The Kremlin might be attempting to shift Serbia’s equilibrium, however. Blocking Balkan states’ integration into the EU and NATO remains a strategic goal for the Kremlin. Russia failed to prevent Montenegro’s accession to NATO and North Macedonia’s impending entry into the NATO alliance.[11] The Kremlin maintains a stake in preventing diplomatic normalization between Serbia and Kosovo, which the U.S. has encouraged, that could enable either of them to join the EU. The Kremlin has already increased its outreach to Serbia earlier this year in an effort to orient Serbia away from Europe. The Kremlin may be succeeding in its effort as Serbia worked closely with Russia following the Kosovo police operation but continued its highly critical rhetoric against Europe. The Kremlin might decide to push Serbia to escalate militarily against Kosovo—a move that would likely end the normalization talks, fully pull Serbia into Russia’s orbit, and limit Kosovo’s integration prospects with the West.

[1] “KFOR Spokesman Says No Intern-Ethnic Clashes in Kosovo on Tuesday,” N1, May 30, 2019, http://rs.n1info(.)com/English/NEWS/a487770/KFOR-spokesman-says-no-inter-ethnic-clashes-in-Kosovo-on-Tuesday.html.
[2]Daniel McLaughlin, “Murder and Mafia Power Shake Serbs in Divided Kosovo,” Irish Times, February 10, 2018,; Benno Zogg, “How Organized Crime Inhibits Development in Kosovo,” Foraus,, accessed: June 11, 2019; [“Haziri Says: The Police Action in the North, Thaci and Vucic’s Plan!,”] Kosova Sot Online, May 30, 2019, [https://www.kosova-sot(.)info/lajme/383188/e-thote-haziri-aksioni-i-policise-ne-veri-plan-i-thacit-dhe-vuciqit/]https://www.kosova-sot(.)info/lajme/383188/e-thote-haziri-aksioni-i-policise-ne-veri-plan-i-thacit-dhe-vuciqit/.
[3] TRT World Now, “Serbian President Slams Kosovo’s Latest Action,” Youtube, May 28, 2019,; “Vucic: Army to Protect Our People if They Are Attacked,” Tanjug, May 28, 2019, [http://www.tanjug(.)rs/full-view_en.aspx?izb=483804]http://www.tanjug(.)rs/full-view_en.aspx?izb=483804.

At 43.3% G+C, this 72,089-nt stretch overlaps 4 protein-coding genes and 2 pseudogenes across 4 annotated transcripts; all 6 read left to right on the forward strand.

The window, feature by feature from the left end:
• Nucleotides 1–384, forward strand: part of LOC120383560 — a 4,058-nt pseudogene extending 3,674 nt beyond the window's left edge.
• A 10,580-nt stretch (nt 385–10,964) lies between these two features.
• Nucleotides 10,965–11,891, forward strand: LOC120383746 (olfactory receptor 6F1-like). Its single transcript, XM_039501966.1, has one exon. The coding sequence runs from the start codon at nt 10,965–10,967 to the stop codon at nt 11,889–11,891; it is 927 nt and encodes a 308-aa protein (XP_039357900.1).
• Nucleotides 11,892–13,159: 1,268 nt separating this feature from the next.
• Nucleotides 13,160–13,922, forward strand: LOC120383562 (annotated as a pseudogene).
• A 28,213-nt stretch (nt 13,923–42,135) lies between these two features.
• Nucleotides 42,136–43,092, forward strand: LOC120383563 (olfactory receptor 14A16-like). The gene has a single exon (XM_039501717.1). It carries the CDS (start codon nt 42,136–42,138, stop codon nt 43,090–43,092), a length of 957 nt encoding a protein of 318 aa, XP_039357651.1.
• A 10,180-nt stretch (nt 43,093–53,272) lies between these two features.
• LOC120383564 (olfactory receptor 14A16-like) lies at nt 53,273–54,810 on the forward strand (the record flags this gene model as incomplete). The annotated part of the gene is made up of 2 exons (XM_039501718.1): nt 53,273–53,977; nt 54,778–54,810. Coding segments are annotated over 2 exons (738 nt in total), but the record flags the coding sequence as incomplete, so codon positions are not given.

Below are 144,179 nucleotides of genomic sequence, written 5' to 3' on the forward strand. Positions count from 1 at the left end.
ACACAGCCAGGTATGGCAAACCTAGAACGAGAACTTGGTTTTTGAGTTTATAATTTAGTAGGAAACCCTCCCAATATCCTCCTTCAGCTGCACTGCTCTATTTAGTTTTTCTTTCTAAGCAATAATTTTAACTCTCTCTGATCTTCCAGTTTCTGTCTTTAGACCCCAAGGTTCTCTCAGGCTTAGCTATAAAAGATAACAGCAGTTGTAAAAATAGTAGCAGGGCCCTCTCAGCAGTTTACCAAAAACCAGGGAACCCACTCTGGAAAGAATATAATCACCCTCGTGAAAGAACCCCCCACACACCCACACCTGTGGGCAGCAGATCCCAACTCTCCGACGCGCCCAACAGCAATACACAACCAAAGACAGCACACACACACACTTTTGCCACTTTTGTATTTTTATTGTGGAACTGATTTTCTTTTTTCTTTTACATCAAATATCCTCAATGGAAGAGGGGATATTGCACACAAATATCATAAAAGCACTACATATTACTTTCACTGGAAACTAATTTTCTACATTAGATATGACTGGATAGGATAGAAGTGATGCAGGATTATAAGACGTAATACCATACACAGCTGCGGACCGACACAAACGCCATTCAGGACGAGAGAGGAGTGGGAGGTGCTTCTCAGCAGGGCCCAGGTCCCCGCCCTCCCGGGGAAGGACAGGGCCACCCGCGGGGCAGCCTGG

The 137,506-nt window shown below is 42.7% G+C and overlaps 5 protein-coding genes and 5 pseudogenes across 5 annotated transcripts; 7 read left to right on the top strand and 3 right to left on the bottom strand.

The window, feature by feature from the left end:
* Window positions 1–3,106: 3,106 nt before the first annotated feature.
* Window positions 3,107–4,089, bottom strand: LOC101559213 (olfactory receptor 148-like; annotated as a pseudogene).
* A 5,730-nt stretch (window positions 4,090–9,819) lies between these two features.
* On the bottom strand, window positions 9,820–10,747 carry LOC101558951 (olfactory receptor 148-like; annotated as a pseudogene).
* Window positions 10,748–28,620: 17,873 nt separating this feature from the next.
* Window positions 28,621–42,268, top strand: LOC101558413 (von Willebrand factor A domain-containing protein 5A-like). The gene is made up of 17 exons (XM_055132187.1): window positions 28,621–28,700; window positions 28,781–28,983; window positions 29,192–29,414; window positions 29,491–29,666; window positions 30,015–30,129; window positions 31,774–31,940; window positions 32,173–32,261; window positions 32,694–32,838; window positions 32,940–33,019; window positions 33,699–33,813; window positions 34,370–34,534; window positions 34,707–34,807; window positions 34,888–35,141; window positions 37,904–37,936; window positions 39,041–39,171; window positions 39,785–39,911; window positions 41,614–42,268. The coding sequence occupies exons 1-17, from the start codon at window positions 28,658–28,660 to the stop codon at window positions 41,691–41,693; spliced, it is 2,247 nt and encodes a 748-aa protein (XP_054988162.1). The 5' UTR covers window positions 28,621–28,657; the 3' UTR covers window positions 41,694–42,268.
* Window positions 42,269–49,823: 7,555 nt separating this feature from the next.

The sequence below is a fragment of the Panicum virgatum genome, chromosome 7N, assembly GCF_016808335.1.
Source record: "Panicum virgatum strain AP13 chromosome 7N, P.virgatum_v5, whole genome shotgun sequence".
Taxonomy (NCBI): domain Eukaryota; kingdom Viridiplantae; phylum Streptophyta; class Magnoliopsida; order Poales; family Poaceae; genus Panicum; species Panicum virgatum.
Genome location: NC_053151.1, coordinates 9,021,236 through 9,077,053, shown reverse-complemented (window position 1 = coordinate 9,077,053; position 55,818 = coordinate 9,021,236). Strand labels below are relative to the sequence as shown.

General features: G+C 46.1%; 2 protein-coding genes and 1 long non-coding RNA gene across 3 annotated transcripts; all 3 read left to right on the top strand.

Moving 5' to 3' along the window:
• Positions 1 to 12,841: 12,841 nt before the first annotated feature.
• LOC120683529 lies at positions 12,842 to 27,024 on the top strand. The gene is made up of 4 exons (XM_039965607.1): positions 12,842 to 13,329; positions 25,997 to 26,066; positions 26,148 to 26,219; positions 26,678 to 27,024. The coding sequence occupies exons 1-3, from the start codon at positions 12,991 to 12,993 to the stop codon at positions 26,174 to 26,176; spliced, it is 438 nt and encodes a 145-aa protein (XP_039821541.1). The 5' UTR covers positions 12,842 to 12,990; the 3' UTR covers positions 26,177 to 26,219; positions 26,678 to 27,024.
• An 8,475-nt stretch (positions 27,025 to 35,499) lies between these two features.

[4] [“Kosovo Special Forces Spat on North KiM – 21 Arrested, Army of Serbia in Full Combat Readiness,”] PTC, May 28, 2019, [http://www.rts(.)rs/page/stories/ci/story/1/politika/3537038/sirene-u-mitrovici-rosu-upale-na-sever-kim-.html]http://www.rts(.)rs/page/stories/ci/story/1/politika/3537038/sirene-u-mitrovici-rosu-upale-na-sever-kim-.html; Ruptly, “Serbian Army Vehicles Spotted Driving Towards Northern Kosovo,” Twitter, May 28, 2019,; [“One MIG 29 Fired Over Novi Pazar,”] Tanjug, May 28, 2019, [http://www.tanjug(.)rs/full-view.aspx?izb=483810]http://www.tanjug(.)rs/full-view.aspx?izb=483810.
[5] “Foreign Minister Sergey Lavrov’s Remarks and Answers to Media Questions at a joint News Conference Following Talks with Slovenian Deputy Prime Minister, Minister of Foreign Affairs Miro Cerar, Ljubljana, May 29, 2019,” Russian MFA, May 29, 2019, [http://www.mid(.)ru/web/guest/meropriyatiya_s_uchastiem_ministra/-/asset_publisher/xK1BhB2bUjd3/content/id/3662476?p_p_id=101_INSTANCE_xK1BhB2bUjd3&_101_INSTANCE_xK1BhB2bUjd3_languageId=en_GB]http://www.mid(.)ru/web/guest/meropriyatiya_s_uchastiem_ministra/-/asset_publisher/xK1BhB2bUjd3/content/id/3662476?p_p_id=101_INSTANCE_xK1BhB2bUjd3&_101_INSTANCE_xK1BhB2bUjd3_languageId=en_GB; [“Commentary of Russian MFA Official Representative M.V. Zakharova in Connection with Escalation of the Situation in Kosovo,”] Russian MFA, May 28, 2019, http://www.mid(.)ru/ru/foreign_policy/news/-/asset_publisher/cKNonkJE02Bw/content/id/3661577l; “Serbian President Thanks Russian for Denouncing Incident in Kosovo,” Tass, June 3, 2019, [http://tass(.)com/world/1061499]http://tass(.)com/world/1061499.
[6] Slovenia: Lavrov Comments on Anti-Smuggling Operation in Kosovo,” Ruptly, May 29, 2019, https(:)//